Until a few years ago, Grey Wilson’s journey as a trans person had largely been a peaceful one.
A week before his 13th birthday, he came out to his mother, Lauren, in a PowerPoint presentation that laid out why he should be allowed to transition. It had previously proven to be a successful method of getting what he wanted: Every time he yearned to adopt a dog or a bunny, he would create a slideshow detailing the costs of pet ownership, appropriate feeding schedules, and where to obtain the animal in question. (Grey only got turned down when he asked Lauren for a snake.)
Lauren, a self-described data nerd, found herself convinced by the research Grey had compiled on the psychological benefits of gender affirmation. When the presentation concluded, she thought to herself, “Yep, that’s my son.”
But Grey’s happy existence ended seemingly overnight when he testified in the Texas Legislature against a 2021 bill seeking to ban gender-affirming care for minors. Anti-trans activists showed up at the family’s door after their home address was shared online, and Lauren said men with assault rifles tailed her when she was driving and tried to follow her to work. Grey was suddenly troubled by a new guilt, the fear he had brought all this down upon him. “The thing they hate about her is me,” he thought to himself. “They’re going after her because of me.”
“I felt a lot of responsibility for what was happening,” said Grey, now 19. “I know logically it isn’t, but a part of me thought, ‘Well, if I wasn’t trans, she wouldn’t be getting harassed.’”
The bill banning gender-affirming care for Texas youth — which threatens doctors who offer transition care to minors with loss of licensure — became a law two years after Grey’s testimony, and many families left the state in response. But the Wilsons, who aren’t being identified with their real last name due to safety concerns, were worried that simply going to a blue state like California or Colorado wouldn’t be enough. What if their new state started passing the same policies as their old one? Lauren knew that selling their house would only generate enough revenue to finance one move, and she worried they would be stuck if they chose the wrong state.
Instead of risking their only chance at escape, Grey and Lauren decided to flee the United States altogether and start over in New Zealand — a country where they had few friends or connections. They chose New Zealand for pragmatic reasons: It’s considered among the world’s most LGBTQ+ friendly nations, ranked 10th in a 2020 survey from UCLA think tank .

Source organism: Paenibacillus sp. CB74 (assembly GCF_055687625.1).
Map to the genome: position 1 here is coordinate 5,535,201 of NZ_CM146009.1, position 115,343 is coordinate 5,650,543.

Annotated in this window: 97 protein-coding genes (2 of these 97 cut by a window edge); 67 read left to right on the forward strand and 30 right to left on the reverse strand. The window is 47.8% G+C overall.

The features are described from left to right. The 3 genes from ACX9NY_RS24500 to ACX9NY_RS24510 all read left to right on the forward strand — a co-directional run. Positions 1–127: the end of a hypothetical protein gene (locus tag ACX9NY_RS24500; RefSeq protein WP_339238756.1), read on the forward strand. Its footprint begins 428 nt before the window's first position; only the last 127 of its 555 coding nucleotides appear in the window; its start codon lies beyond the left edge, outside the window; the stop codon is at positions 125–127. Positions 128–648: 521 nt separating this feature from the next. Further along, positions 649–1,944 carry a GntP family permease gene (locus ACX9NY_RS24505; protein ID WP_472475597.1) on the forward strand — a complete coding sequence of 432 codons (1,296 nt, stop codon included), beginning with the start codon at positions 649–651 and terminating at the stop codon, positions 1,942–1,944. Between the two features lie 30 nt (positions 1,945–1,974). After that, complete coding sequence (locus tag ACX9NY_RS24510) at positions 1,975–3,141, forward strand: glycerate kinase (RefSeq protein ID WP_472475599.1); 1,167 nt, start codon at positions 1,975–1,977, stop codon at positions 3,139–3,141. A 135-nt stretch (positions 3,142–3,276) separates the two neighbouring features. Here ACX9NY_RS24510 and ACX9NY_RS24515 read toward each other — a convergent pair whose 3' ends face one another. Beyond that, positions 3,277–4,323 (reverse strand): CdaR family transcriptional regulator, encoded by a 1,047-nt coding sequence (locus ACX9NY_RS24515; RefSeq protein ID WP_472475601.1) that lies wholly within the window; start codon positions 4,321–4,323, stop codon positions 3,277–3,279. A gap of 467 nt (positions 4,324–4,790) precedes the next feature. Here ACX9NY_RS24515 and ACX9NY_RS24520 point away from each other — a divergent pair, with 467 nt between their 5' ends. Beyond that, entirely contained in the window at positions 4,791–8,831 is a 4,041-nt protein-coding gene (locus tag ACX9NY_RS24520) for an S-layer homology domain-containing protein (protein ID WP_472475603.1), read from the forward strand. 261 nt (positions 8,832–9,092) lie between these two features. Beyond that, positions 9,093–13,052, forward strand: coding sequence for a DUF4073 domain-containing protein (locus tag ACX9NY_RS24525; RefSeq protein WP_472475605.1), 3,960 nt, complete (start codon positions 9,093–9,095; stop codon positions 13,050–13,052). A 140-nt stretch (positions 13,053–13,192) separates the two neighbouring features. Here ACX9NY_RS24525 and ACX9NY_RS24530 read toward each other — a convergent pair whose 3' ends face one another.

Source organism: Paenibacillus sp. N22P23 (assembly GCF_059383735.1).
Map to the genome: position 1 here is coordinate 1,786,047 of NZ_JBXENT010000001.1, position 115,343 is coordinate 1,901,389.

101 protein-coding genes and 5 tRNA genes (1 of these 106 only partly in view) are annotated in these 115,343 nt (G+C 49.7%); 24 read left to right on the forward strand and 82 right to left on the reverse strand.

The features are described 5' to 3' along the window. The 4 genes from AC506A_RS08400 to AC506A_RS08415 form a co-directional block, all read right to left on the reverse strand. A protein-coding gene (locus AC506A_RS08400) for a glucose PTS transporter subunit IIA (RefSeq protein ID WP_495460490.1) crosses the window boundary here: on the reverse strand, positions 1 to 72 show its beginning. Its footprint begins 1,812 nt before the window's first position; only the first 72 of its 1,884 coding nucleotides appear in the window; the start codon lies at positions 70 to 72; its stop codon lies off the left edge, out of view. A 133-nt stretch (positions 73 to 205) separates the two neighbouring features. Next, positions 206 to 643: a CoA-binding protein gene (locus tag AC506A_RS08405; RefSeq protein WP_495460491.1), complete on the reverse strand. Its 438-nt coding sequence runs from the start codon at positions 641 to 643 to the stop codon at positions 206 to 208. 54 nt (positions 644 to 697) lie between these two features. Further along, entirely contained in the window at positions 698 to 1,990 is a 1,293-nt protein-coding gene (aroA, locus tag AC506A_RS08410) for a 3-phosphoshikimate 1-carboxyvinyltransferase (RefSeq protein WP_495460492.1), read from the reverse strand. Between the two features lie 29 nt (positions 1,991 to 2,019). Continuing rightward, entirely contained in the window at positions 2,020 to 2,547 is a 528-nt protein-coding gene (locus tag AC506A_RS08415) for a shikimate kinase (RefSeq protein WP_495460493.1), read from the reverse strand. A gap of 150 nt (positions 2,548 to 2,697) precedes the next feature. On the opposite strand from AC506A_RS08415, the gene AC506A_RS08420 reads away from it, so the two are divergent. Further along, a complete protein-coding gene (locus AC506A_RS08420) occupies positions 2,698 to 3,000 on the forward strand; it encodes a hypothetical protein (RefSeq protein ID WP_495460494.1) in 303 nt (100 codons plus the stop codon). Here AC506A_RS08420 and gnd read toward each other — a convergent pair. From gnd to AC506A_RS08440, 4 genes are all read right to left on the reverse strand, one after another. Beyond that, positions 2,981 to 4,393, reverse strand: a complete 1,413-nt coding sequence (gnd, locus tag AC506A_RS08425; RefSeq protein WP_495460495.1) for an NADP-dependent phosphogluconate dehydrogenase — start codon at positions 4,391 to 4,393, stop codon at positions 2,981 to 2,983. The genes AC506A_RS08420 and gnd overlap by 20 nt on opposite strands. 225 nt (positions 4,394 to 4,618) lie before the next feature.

“A part of me thought, ‘Well, if I wasn’t trans, she wouldn’t be getting harassed.’”
– Grey Wilson
Families that spoke to HuffPost felt that getting out was their only option, particularly as the 2024 presidential election looms. Several candidates for the GOP nomination, including former U.S. Ambassador Nikki Haley and entrepreneur Vivek Ramaswamy, have vocally opposed allowing trans kids to access gender-affirming care before the age of 18. At least three candidates have called for a federal ban on transition treatments for minors — among them former President Donald Trump, the current Republican front-runner, who has likened trans youth health care to “child abuse” and “child sexual mutilation.”
Grey knows that his family is privileged to be able to pick up everything and move, and that nagging guilt comes back when he thinks of the friends and community they left behind in Texas. But over a Zoom call from his new apartment, he says there’s no future in a state that denies his basic rights, in a country where his opportunities to live as himself are narrowing.
“We don’t really have a lot of hope that things will get better before they get significantly worse,” he said. “We’d rather not have to deal with the significantly worse part.”
The Costs Of Migration
It’s unclear how many other families across the U.S. have made the choice to move abroad in response to discriminatory policies because they are largely doing so without any resources or infrastructure to support them. Nonprofit organizations focused on advocating for LGBTQ+ immigrants — such as Immigration Equality in the U.S. and Rainbow Railroad in Canada — have long been focused on the migration of refugees to North America, often from the global South. The issue of trans people and their loved ones heading the opposite direction is a relatively new phenomenon.
Among the few organizations offering dedicated resources to trans Americans seeking to leave the country with their families is TRANSport, a North Dakota-based group founded by Rynn Azerial Willgohs. The organization, which is applying for formal nonprofit status, is geared toward resettlement from the Dakotas and neighboring Minnesota. When she spoke to VICE News in January, Willgohs reported that 30 people had already reached out for help moving abroad. Willgohs did not respond to several requests for comment on this story, but the number of requests has likely increased significantly in the months since: More than 700 anti-LGBTQ+ bills have been introduced in 2023, by far the largest number in history, according to data provided by the LGBTQ+ think tank Movement Advancement Project.
Families of trans youth leaving the U.S. are likely to need as much help as they can get: Relocating abroad is a time-consuming, emotionally taxing process that typically costs tens of thousands of dollars. Sirelo, an independent online platform that allows customers to review moving companies, estimates that the cost of moving to New Zealand ranges from $15,000 and $20,000. Workers relocating to New Zealand for a job offer, for instance, will need to apply for a notoriously pricey work-to-residence visa, which costs nearly $2,000 in U.S. dollars. Lauren and Grey found that obtaining residences that would allow them to house four cats and three dogs was extremely difficult in New Zealand; many landlords required them to submit a “dog resume” detailing their breeds and respective temperaments.